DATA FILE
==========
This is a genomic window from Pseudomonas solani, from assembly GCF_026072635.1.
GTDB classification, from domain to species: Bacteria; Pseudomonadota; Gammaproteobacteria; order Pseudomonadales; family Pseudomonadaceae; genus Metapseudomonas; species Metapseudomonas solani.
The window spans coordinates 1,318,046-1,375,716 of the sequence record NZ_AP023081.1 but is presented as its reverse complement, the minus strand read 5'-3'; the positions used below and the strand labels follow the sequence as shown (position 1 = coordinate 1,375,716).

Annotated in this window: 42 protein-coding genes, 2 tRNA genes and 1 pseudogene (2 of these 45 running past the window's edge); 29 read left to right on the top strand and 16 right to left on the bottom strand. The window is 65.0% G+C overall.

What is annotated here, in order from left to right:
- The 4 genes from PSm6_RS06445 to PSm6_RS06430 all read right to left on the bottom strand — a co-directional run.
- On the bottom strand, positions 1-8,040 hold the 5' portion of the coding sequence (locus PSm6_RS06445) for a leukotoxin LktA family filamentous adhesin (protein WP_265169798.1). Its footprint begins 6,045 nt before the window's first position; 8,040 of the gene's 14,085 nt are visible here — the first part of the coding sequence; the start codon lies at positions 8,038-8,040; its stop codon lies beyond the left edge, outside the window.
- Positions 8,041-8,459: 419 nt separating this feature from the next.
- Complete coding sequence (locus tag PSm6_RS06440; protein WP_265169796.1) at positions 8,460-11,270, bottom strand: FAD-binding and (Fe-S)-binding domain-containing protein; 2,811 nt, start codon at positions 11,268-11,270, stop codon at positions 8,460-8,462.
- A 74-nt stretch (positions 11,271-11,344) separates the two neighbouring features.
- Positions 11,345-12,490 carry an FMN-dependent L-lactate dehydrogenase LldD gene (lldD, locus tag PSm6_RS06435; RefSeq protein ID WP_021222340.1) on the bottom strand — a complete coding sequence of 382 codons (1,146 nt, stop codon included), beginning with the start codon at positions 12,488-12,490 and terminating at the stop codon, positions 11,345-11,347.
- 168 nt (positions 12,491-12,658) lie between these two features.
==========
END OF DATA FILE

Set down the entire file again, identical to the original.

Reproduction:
This is a genomic window from Pseudomonas solani, from assembly GCF_026072635.1.
GTDB classification, from domain to species: Bacteria; Pseudomonadota; Gammaproteobacteria; order Pseudomonadales; family Pseudomonadaceae; genus Metapseudomonas; species Metapseudomonas solani.
The window spans coordinates 1,318,046-1,375,716 of the sequence record NZ_AP023081.1 but is presented as its reverse complement, the minus strand read 5'-3'; the positions used below and the strand labels follow the sequence as shown (position 1 = coordinate 1,375,716).

Annotated in this window: 42 protein-coding genes, 2 tRNA genes and 1 pseudogene (2 of these 45 running past the window's edge); 29 read left to right on the top strand and 16 right to left on the bottom strand. The window is 65.0% G+C overall.

What is annotated here, in order from left to right:
- The 4 genes from PSm6_RS06445 to PSm6_RS06430 all read right to left on the bottom strand — a co-directional run.
- On the bottom strand, positions 1-8,040 hold the 5' portion of the coding sequence (locus PSm6_RS06445) for a leukotoxin LktA family filamentous adhesin (protein WP_265169798.1). Its footprint begins 6,045 nt before the window's first position; 8,040 of the gene's 14,085 nt are visible here — the first part of the coding sequence; the start codon lies at positions 8,038-8,040; its stop codon lies beyond the left edge, outside the window.
- Positions 8,041-8,459: 419 nt separating this feature from the next.
- Complete coding sequence (locus tag PSm6_RS06440; protein WP_265169796.1) at positions 8,460-11,270, bottom strand: FAD-binding and (Fe-S)-binding domain-containing protein; 2,811 nt, start codon at positions 11,268-11,270, stop codon at positions 8,460-8,462.
- A 74-nt stretch (positions 11,271-11,344) separates the two neighbouring features.
- Positions 11,345-12,490 carry an FMN-dependent L-lactate dehydrogenase LldD gene (lldD, locus tag PSm6_RS06435; RefSeq protein ID WP_021222340.1) on the bottom strand — a complete coding sequence of 382 codons (1,146 nt, stop codon included), beginning with the start codon at positions 12,488-12,490 and terminating at the stop codon, positions 11,345-11,347.
- 168 nt (positions 12,491-12,658) lie between these two features.